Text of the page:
The Australian Competition and Consumer Commission (ACCC) has issued a statement calling on petrol retailers to reduce their prices in line with international price drops.
With a decrease in demand due to the outbreak of COVID-19, and uncertainty as major global suppliers alter oil production, the weekly average international crude oil price has plummeted around $50 USD per barrel since the beginning of 2020, with the Australian wholesale petrol price dropping close to 50c per litre in the same time period.
However, the ACCC has stated that petrol retailers should not use the pandemic as an excuse to increase profits.
“The drop in crude oil price is good news for Australian motorists,” said ACCC Chair Rod Sims. “At this time the Australian economy needs all the assistance it can get, and lower crude oil prices are one of the very few positives from current world events.
“In the larger capital cities, petrol retailers took too long to pass on the savings from the rapid drop in international oil prices, and this does not reflect well on them.”
Since the start of the year, the seven-day rolling average in Australia’s five largest capital cities – Sydney, Melbourne, Brisbane, Adelaide and Perth – dropped around 45c per litre, with regional towns and cities, including capitals such as Darwin, Hobart and Canberra, seeing a slower and more varied price drop.
“We have previously found that the lack of vigorous and effective competition in some regional locations was a major reason for higher prices in those locations,” said Mr. Sims. “Where there is competition, you tend to see lower prices.
“Giving your business to outlets that are pricing competitively sends a strong message to those who have high prices that they will lose your business. We recommend motorists compare prices on fuel price apps and websites, such as MotorMouth and the government schemes in NSW, WA and the NT, which also provide information on retail prices in regional locations.”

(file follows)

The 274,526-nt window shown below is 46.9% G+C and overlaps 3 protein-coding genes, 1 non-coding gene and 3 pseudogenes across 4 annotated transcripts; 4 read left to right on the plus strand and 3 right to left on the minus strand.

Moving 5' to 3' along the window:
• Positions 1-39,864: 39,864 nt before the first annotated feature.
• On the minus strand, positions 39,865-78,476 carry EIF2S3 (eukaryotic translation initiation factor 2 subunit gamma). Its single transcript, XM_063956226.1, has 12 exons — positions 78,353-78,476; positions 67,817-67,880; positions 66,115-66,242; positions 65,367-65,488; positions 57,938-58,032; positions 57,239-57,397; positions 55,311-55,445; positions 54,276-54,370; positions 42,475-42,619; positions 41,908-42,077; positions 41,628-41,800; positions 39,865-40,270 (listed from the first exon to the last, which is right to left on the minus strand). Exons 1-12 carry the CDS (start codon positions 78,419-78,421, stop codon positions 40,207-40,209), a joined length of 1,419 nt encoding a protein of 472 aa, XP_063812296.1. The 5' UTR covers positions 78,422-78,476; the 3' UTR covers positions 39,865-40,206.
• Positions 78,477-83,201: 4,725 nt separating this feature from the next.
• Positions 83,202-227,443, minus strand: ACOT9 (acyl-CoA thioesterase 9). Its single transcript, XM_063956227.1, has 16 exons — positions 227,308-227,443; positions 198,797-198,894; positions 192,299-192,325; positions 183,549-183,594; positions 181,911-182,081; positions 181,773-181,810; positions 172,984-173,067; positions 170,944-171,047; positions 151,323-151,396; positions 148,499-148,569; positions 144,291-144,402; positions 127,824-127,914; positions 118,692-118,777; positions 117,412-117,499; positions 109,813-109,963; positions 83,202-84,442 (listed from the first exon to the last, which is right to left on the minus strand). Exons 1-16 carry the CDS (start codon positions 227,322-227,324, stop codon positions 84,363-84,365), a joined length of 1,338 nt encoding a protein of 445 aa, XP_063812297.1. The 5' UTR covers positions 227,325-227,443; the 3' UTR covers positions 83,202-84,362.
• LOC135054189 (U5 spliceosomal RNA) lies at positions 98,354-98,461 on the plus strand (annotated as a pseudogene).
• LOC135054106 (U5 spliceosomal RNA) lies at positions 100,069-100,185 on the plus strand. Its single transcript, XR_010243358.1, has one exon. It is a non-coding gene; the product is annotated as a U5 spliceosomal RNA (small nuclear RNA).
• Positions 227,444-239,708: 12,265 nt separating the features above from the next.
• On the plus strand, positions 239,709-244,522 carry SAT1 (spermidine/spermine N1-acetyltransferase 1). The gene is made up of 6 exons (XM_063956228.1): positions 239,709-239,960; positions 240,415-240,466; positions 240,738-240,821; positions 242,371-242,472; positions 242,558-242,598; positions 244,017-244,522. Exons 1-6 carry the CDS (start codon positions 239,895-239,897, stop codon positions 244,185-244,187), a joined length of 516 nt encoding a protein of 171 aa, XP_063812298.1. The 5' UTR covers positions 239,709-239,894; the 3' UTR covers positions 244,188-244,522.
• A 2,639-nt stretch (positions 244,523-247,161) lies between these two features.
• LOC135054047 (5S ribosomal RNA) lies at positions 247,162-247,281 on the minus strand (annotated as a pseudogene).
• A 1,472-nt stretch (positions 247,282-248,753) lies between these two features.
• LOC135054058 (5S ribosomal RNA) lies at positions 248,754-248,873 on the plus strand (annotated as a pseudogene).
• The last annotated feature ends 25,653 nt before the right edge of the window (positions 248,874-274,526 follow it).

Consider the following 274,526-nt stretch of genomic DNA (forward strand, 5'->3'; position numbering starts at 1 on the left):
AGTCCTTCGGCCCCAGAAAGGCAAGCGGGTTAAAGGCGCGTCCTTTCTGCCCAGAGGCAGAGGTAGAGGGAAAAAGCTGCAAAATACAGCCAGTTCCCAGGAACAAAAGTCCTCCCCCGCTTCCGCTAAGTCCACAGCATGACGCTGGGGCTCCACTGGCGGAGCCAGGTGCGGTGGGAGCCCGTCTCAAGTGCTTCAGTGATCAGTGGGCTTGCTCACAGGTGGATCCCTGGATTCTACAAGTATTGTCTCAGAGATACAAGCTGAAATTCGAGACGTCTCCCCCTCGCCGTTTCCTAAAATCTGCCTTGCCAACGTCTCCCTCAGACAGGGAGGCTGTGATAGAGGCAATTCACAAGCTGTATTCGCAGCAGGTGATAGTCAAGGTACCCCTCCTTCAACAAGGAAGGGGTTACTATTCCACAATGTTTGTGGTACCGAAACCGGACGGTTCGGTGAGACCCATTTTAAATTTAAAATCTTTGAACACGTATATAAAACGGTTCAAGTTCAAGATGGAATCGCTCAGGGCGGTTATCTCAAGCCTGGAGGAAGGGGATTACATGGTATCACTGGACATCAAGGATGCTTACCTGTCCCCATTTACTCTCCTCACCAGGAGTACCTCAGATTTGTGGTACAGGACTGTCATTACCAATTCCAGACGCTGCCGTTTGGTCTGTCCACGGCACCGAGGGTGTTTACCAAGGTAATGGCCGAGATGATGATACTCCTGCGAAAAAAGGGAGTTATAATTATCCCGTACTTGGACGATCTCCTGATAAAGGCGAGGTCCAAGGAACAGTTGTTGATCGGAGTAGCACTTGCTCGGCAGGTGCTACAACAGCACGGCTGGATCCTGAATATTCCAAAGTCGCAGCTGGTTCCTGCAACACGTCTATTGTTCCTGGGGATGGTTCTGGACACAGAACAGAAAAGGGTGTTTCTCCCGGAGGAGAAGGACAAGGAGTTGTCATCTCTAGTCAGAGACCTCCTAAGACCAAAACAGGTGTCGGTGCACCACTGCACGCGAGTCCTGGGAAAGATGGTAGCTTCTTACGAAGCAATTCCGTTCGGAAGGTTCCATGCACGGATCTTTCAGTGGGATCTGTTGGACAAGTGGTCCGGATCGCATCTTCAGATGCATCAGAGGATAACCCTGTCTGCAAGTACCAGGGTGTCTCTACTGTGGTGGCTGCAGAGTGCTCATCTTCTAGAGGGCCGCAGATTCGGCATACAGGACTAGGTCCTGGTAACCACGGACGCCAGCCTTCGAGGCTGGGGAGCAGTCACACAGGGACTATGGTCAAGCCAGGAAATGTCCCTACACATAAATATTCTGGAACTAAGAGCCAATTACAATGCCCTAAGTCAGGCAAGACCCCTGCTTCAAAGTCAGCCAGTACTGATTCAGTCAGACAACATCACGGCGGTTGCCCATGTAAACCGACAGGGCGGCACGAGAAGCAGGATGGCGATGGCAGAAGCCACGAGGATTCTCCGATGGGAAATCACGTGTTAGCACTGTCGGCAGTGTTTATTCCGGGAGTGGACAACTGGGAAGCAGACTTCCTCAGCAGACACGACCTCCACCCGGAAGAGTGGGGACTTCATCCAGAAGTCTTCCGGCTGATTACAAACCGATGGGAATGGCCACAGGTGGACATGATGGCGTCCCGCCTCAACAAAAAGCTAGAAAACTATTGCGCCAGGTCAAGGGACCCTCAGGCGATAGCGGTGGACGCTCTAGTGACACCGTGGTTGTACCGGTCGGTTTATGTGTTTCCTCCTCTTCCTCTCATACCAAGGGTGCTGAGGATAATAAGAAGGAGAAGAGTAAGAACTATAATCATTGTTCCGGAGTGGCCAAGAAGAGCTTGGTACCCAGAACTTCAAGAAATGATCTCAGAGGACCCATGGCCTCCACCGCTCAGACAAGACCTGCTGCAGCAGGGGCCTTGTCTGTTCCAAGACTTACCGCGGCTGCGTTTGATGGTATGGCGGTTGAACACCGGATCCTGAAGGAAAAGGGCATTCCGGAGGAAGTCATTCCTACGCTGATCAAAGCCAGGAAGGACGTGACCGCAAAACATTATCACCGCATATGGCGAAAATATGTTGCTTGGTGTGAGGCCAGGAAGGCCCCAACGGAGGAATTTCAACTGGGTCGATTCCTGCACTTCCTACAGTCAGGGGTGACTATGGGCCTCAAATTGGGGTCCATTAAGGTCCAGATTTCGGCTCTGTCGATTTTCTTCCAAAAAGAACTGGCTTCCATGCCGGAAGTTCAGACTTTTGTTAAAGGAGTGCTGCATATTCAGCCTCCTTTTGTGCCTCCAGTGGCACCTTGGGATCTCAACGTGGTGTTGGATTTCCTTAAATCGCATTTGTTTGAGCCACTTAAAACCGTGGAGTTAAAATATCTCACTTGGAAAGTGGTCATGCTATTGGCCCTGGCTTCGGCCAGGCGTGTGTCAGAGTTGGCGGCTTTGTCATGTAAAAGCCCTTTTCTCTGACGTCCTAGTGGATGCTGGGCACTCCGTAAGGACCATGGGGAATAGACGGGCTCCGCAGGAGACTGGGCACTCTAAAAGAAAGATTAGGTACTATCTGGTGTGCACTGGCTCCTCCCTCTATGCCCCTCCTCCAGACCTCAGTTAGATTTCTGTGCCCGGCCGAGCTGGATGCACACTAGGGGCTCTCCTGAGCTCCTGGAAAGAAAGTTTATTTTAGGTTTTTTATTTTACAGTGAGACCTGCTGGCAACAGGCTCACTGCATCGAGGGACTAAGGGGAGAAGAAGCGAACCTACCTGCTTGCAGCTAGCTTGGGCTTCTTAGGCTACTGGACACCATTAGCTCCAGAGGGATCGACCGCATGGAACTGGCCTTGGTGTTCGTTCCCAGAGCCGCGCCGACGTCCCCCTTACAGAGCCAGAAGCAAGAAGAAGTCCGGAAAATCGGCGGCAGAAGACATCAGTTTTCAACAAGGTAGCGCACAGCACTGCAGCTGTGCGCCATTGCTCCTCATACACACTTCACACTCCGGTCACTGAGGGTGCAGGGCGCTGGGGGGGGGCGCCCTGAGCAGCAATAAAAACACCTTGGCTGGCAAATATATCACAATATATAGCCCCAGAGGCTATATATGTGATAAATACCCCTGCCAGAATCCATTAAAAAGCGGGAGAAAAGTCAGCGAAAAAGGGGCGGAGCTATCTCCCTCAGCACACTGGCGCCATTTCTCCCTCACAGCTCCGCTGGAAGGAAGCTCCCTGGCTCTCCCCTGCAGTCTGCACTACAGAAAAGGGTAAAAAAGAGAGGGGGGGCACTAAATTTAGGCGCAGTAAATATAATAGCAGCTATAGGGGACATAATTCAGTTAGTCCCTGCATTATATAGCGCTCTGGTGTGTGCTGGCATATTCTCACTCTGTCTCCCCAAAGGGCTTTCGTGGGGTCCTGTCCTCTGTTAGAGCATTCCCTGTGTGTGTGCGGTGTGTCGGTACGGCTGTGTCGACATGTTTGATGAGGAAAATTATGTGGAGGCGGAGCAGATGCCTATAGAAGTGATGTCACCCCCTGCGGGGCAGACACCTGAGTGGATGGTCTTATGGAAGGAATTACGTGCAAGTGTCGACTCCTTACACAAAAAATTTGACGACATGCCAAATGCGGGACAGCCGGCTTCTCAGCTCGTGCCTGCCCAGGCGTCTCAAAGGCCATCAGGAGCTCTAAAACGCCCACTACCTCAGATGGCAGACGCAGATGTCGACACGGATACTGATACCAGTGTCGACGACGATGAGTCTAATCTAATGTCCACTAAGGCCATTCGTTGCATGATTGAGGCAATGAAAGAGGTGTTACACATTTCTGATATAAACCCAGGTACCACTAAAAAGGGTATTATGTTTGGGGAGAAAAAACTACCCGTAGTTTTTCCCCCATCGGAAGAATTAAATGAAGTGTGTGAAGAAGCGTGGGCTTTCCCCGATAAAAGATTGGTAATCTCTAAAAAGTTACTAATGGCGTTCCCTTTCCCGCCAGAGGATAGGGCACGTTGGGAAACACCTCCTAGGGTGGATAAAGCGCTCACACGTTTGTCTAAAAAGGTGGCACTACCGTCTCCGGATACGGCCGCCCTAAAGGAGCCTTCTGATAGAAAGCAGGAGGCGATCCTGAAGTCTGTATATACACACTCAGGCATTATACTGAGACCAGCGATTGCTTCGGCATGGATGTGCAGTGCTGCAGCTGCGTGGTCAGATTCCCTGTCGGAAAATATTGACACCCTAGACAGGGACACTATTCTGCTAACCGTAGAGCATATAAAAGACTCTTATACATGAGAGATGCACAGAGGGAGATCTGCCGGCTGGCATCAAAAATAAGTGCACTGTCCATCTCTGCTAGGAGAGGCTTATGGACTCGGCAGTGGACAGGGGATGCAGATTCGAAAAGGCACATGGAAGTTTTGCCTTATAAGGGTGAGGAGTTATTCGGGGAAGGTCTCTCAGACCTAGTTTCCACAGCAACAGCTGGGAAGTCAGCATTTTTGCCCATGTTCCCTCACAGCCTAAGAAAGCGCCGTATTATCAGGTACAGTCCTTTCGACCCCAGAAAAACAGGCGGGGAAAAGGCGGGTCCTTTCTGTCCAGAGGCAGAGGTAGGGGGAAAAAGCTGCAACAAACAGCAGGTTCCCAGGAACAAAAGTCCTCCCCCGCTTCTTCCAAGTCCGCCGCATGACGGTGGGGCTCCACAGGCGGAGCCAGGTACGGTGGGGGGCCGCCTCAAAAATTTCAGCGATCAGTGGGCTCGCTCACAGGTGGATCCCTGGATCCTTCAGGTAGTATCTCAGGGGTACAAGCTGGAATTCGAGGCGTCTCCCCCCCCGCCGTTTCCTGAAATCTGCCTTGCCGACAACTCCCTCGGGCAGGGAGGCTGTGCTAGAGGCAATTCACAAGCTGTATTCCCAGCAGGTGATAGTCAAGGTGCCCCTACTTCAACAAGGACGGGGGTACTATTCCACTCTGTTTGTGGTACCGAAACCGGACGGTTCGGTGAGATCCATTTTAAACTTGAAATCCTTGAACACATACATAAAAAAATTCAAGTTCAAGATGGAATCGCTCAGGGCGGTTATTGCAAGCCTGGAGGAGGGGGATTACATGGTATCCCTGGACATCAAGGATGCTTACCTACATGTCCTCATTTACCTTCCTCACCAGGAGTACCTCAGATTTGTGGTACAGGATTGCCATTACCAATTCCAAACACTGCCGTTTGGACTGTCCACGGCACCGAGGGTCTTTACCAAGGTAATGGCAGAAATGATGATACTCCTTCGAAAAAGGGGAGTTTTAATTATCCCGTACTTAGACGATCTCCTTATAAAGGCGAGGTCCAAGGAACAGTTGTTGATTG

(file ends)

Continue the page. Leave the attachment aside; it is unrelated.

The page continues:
The consumer watchdog also outlines that regional areas experience increased costs due to a lower population and demand, higher transport cost and less convenience sales, with price changes in some regional areas lagging up to six weeks behind major capital cities.
“Especially at this time, retailers must not take advantage of the situation to increase their profits, but should pass on savings to motorists,” Mr Sims said. “The ACCC’s role is to monitor the market closely, and we will continue to do this, particularly to keep the pressure on the petrol retailers at this time.”
The ACCC’s monitoring role is part of a new direction set down by the Australian Treasury in December 2019, in which the ACCC will prepare quarterly petrol monitoring reports for a period of three years, focusing on all major capital cities as well as over 190 regional areas across Australia. The first of these reports was published in March, 2020.
The ACCC also recently published a report analysing the Australian petroleum industry from 2002 to 2018, in particularly the downstream affect from refineries to local retailers and wholesalers.
Will petrol get cheaper?
There has been no word from the ACCC as to whether petrol prices will fall further, although graphs based on price cycling published on its website indicate that prices in the major cities are on a downwards trend.
However, with uncertainty coming out of oil refineries and global producers, there is no guarantee as to whether international crude oil will drop further, although motorists may see a further price drop as the ACCC encourages retailers to pass on the savings.